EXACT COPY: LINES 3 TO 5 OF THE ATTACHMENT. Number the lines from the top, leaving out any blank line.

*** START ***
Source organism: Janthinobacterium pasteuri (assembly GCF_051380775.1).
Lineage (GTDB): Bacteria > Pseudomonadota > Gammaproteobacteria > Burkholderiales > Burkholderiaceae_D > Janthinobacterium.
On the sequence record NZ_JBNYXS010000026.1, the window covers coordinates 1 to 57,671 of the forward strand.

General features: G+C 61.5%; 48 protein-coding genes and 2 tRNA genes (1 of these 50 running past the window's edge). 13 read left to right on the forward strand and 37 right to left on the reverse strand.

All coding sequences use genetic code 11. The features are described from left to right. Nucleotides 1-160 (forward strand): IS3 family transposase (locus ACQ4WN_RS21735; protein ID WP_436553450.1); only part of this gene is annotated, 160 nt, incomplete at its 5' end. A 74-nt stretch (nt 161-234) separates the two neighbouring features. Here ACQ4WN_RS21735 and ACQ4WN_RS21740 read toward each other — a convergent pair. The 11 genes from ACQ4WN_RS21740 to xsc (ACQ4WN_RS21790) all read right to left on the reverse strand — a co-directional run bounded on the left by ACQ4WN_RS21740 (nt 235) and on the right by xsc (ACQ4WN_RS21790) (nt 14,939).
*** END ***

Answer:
On the sequence record NZ_JBNYXS010000026.1, the window covers coordinates 1 to 57,671 of the forward strand.

General features: G+C 61.5%; 48 protein-coding genes and 2 tRNA genes (1 of these 50 running past the window's edge). 13 read left to right on the forward strand and 37 right to left on the reverse strand.

All coding sequences use genetic code 11. The features are described from left to right. Nucleotides 1-160 (forward strand): IS3 family transposase (locus ACQ4WN_RS21735; protein ID WP_436553450.1); only part of this gene is annotated, 160 nt, incomplete at its 5' end. A 74-nt stretch (nt 161-234) separates the two neighbouring features. Here ACQ4WN_RS21735 and ACQ4WN_RS21740 read toward each other — a convergent pair. The 11 genes from ACQ4WN_RS21740 to xsc (ACQ4WN_RS21790) all read right to left on the reverse strand — a co-directional run bounded on the left by ACQ4WN_RS21740 (nt 235) and on the right by xsc (ACQ4WN_RS21790) (nt 14,939).